Identical triplets Jaxson, Mason and Hunter Marcum hadn’t begun kindergarten yet Thursday, but their three new teachers visited their home to meet them that afternoon.

Soon after their teachers — Leigh Anne Jinings, Nichi Eskew and Joel Bleakney — entered the Marcum home in the rural outskirts of Redmond, the triplets’ mother, Deanna Marcum, prompted her 5-year-old sons to give each educator a gift bag filled with school supplies.

The teachers, Marcum and the triplets quickly began to get acquainted. Hunter was eager to show off his smarts to his teacher, Jinings.

“I know my ABCs,” he proudly proclaimed.

“Score! You can be in my class,” Jinings responded.

It was the type of exchange being repeated throughout the Redmond School District this week as hundreds of incoming kindergartners received home visits from their teachers before starting classes next week in the Redmond Early Learning Center.

Desiree Margo, the Early Learning Center’s principal, said the home visits help build relationships between teachers and families and help ease the transition into school for young kids.

“So often, we’re always asking parents to visit schools. But how many opportunities do we have to reduce barriers and say, ‘We’ll come to you?’” Margo said. “We want to say, ‘We want to know you and your family and your child so we can effectively partner with you as we begin the journey of kindergarten for your child.’”

Margo, who’s led the Early Learning Center since it opened in 2016, said she’s had teachers visit families for the past four years. She said it’s up to families to decide where they want to meet — whether that’s their home, a park, a coffee shop or even the school.

“It’s nothing we would ever want to force on families,” she said.

At the home visits, teachers inform the parent or parents about the exact date that their children will start kindergarten — students have a staggered start next week — alongside other information like where to pick up and drop off kids at the school, which school bus the kids will ride, and how to volunteer in the classroom. They’ll discuss the parents’ goals for their kids, as well as the kindergartners’ interests and goals.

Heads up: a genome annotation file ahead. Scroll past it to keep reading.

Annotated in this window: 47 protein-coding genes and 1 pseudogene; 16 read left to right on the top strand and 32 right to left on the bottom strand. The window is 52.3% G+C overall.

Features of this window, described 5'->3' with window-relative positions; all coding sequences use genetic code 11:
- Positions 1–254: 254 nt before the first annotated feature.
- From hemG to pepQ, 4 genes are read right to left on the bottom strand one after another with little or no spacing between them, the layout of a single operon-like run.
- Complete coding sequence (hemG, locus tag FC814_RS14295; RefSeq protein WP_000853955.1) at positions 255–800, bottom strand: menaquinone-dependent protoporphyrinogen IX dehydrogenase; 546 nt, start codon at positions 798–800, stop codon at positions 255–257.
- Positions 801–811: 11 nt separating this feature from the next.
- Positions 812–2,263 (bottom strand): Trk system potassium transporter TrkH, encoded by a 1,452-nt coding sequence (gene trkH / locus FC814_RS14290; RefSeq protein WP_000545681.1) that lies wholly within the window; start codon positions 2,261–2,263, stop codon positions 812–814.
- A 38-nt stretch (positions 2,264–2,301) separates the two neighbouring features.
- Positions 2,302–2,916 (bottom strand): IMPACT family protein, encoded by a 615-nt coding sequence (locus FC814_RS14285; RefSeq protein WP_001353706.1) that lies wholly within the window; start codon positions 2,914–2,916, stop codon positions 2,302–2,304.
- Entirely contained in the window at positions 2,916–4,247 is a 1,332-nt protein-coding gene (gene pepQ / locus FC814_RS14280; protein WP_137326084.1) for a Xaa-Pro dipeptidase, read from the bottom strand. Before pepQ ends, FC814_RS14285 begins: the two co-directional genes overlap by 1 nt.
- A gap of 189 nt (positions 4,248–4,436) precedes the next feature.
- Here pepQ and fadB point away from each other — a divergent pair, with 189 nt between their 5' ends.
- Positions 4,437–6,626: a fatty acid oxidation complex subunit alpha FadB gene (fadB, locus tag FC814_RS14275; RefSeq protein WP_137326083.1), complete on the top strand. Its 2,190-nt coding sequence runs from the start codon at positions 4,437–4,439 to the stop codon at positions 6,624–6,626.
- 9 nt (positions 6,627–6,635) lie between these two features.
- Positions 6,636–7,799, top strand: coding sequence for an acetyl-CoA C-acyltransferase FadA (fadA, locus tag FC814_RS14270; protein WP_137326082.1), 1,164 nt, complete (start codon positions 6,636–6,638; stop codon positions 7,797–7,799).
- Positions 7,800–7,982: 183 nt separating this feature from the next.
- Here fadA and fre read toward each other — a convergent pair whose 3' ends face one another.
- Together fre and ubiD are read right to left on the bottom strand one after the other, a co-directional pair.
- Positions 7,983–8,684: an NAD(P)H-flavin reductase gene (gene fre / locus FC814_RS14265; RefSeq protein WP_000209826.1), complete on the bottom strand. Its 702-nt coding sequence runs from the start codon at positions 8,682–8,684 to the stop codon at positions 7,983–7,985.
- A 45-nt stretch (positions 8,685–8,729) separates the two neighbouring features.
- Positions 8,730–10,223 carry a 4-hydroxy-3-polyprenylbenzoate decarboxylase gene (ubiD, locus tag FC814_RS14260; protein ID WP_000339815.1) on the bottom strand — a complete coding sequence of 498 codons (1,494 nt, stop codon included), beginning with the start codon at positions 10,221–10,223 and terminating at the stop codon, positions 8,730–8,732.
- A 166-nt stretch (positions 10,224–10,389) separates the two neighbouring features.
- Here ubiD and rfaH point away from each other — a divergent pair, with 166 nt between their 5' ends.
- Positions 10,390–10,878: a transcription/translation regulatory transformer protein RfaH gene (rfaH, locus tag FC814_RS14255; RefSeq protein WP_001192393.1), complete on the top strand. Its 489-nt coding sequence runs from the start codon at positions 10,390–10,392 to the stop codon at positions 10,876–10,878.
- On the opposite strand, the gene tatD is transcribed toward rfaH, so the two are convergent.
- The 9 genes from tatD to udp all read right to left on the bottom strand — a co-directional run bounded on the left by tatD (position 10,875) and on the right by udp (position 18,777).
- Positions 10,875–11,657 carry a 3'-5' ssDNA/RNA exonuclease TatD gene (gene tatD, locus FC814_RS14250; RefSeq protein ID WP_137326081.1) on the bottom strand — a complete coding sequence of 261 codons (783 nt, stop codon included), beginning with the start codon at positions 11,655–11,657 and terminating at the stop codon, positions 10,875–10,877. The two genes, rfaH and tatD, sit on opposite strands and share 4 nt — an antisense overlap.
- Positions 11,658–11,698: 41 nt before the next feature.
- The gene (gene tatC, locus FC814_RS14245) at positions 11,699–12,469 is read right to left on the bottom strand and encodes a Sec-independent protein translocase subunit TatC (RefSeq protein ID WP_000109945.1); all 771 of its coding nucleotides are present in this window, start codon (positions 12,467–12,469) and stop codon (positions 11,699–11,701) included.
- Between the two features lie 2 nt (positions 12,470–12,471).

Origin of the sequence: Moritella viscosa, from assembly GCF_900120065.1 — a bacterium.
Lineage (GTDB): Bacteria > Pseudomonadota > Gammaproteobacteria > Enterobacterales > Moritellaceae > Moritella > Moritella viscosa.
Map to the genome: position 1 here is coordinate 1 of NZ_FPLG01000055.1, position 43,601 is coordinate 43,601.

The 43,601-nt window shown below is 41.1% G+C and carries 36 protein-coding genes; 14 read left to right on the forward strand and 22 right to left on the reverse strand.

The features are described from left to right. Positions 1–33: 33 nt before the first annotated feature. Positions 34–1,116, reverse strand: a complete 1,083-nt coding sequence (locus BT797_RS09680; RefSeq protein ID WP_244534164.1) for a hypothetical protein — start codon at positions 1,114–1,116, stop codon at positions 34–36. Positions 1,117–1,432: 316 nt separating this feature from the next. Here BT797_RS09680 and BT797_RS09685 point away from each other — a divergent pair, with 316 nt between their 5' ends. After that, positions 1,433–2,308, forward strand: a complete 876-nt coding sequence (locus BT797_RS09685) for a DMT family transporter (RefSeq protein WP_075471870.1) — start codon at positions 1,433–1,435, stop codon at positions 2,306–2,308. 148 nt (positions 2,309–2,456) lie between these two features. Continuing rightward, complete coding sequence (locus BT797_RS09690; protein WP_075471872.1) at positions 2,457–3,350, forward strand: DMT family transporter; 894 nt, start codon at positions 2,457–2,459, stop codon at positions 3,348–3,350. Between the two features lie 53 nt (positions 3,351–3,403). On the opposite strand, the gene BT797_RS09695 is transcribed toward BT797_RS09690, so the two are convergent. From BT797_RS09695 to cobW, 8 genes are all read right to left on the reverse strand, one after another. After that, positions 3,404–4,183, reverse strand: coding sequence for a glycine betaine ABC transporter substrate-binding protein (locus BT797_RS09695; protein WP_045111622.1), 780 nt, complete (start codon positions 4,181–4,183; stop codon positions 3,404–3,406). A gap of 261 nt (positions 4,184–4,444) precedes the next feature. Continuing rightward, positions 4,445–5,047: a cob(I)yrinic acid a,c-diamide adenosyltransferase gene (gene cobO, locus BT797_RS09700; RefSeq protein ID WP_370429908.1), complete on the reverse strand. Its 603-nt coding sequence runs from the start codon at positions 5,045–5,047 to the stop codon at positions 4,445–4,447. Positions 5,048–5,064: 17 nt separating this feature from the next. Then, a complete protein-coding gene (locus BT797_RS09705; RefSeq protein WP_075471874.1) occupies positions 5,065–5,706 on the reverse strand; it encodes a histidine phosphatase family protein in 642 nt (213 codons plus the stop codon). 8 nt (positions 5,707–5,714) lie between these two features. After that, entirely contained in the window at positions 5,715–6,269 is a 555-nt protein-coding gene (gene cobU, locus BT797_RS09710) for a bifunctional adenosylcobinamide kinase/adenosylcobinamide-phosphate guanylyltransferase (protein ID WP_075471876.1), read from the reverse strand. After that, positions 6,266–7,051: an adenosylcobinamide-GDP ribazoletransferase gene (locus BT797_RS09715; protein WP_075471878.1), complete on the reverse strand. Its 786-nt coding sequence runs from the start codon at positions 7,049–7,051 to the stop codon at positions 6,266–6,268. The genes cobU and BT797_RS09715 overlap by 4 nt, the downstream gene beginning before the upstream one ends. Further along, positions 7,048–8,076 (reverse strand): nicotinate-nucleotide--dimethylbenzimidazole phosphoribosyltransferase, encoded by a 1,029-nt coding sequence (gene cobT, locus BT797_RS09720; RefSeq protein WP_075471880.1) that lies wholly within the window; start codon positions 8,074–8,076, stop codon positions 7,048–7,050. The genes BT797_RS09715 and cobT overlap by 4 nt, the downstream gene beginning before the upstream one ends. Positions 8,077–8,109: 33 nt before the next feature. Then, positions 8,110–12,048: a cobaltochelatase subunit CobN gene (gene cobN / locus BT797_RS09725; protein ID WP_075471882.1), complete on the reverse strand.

But the visits also provide an opportunity for the teachers to help their future students prepare emotionally for a new journey. For example, at her Thursday visit, Eskew handed each of the Marcum triplets a rock with a heart painted on it.

“If you rub it and rub it, it rubs all your worries away,” she told them.

According to Margo, when students become more comfortable with their teachers, they’ll be more successful in class.

“Kids don’t learn from teachers they don’t like,” she said. “Our students start the year with more confidence because they’ve gotten to know the teachers.”

In the past, Redmond’s elementary schools would set up appointments for families to visit their school. Teachers would meet the family there, and then the child would take a lengthy assessment to find out what they know going in.

Margo said she felt sparking a teacher-student connection before giving students an assessment was a better plan.

“The first interaction with the families was finding out what the child knows,” she said. “That doesn’t develop a relationship with the child or the family.”

Bleakney said that the home visits become an exciting memory for his students.

“It’s amazing how many times they’ll bring up over the course of a year, ‘Remember when you were at my house?’” he said.

Deanna Marcum, 43, also bonded with the three teachers. Marcum, who works at home, told them about the convenience of having the kids’ grandmother living in the other side of their house so she could send her sons to play with her while she gets work done.

She also joked that the triplets, despite looking like near-copies of each other, had wildly different personalities — something that Eskew related to, because she has twin nieces who are the same way.

Marcum said she remembered feeling nervous on her first day of kindergarten, and appreciated that Redmond has its teachers ease young students into school.

“As a 5-year-old, going into a new place with a ton of kids is very intimidating,” she said. “I think it’ll be nice that (students) can say, ‘I know him’ or ‘I know her.’”

— Reporter: 541-617-7854,